Irfan Iqbal Khan
  Editor-in-Chief
  Saudi Commerce & Economic Review   ikhan@chamber.org.sa

Smart Ventures

04.02.2014

I grow plants for many reasons: to please my eye or to please my soul, to challenge the elements or to challenge my patience, for novelty or for nostalgia, but mostly for the joy in seeing them grow. – David Hobson, Australian Opera Singer and Composer

A desert to be turned into a wide expanse of sprawling flora and fauna can only become a reality by progress in science and technology of today, and the vision and mission of planners. Saudi Arabia is all set to have the world’s largest botanical garden spread over 2.5 million square meters, the foundation stone of which was laid in Riyadh recently. This state-of-the-art botanical garden will give a boost to the tourism industry and also bring the Kingdom into the list of the world’s largest gardens.

Efforts of this magnitude speak volumes about the overall progress the country seems to be making. To add to the list of efforts is developing the beach on the East Coast at an expenditure of around SR34 billion. This will be another shot in the arm for the tourism industry. The project will create 37,700 direct jobs and a further 56,000 indirect and seasonal jobs.

Data from the World Trade and Tourism Council shows that travel and tourism investments in Saudi Arabia have grown at a CAGR of 5.8 percent since 2001 and are estimated to have reached SR20.55 billion by year-end 2012. Investment is further expected to increase at an annual rate of 6.7 percent to reach SR33.5 billion in 2020.

The Saudi Commission for Tourism and Antiquities (SCTA) has taken efforts to rehabilitate and preserve archaeological sites in the Al-Ula Municipality. The preservation and excavation of antiquities across Al-Ula, 350 km north of Madina is a great work taken up by SCTA since archeologists marked these sites as of high quality. This and many other such archeological wonders can be marketed internationally.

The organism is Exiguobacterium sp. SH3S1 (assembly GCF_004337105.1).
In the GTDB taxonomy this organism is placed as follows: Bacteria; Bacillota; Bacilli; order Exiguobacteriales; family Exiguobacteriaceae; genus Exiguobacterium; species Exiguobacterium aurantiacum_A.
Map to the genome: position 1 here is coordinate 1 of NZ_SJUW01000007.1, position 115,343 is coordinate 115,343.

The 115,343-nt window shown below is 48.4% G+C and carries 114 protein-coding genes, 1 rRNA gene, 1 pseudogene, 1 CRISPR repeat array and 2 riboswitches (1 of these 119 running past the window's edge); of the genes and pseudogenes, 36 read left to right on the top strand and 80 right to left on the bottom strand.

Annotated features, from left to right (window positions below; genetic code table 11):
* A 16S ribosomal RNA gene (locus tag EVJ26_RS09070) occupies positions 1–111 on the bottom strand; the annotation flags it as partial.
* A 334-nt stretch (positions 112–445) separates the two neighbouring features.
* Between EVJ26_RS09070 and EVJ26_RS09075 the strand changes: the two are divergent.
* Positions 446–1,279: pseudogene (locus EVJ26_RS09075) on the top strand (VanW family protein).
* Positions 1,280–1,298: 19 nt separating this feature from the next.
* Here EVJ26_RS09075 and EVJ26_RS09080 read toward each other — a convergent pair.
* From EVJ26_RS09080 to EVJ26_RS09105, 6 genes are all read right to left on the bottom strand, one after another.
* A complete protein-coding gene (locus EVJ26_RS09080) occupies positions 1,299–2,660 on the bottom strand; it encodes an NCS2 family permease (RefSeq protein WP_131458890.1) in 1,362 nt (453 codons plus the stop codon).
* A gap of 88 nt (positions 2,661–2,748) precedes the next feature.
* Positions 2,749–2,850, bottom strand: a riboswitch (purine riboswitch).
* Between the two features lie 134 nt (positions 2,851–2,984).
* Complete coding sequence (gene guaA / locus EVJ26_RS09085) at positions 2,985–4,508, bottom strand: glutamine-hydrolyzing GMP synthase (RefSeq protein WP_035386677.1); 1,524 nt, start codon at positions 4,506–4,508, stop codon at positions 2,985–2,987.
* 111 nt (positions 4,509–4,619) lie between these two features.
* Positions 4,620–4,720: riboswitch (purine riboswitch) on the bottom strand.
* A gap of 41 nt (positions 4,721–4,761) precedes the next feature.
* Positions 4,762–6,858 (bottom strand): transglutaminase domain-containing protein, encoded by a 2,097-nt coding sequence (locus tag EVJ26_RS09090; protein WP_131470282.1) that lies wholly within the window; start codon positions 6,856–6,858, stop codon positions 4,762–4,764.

With a view to diversify the economy and increase employment and make Saudi Arabia a holiday destination for tourists, these projects will definitely bear fruitful results in times to come.

Apart from Tourism, the Kingdom is looking at less developed regions to industrialize them. Investment in small and medium enterprises alone is expected to grow to more than $70 billion by the end of 2015, with the government and banks providing much-needed funding. The sector's contribution to the Kingdom's gross domestic product could rise to 37 percent by the end of 2015 from 35 percent a year earlier; in line with forecast growth in the number of licensed SMEs to some 2.5 million by end-2015 from 1.97 million as of January 2014. Less developed regions also get SIDF loan worth more than SR4 billion. Our cover feature this month gives an insight into the country's industrialization efforts.

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Irfan Iqbal Khan
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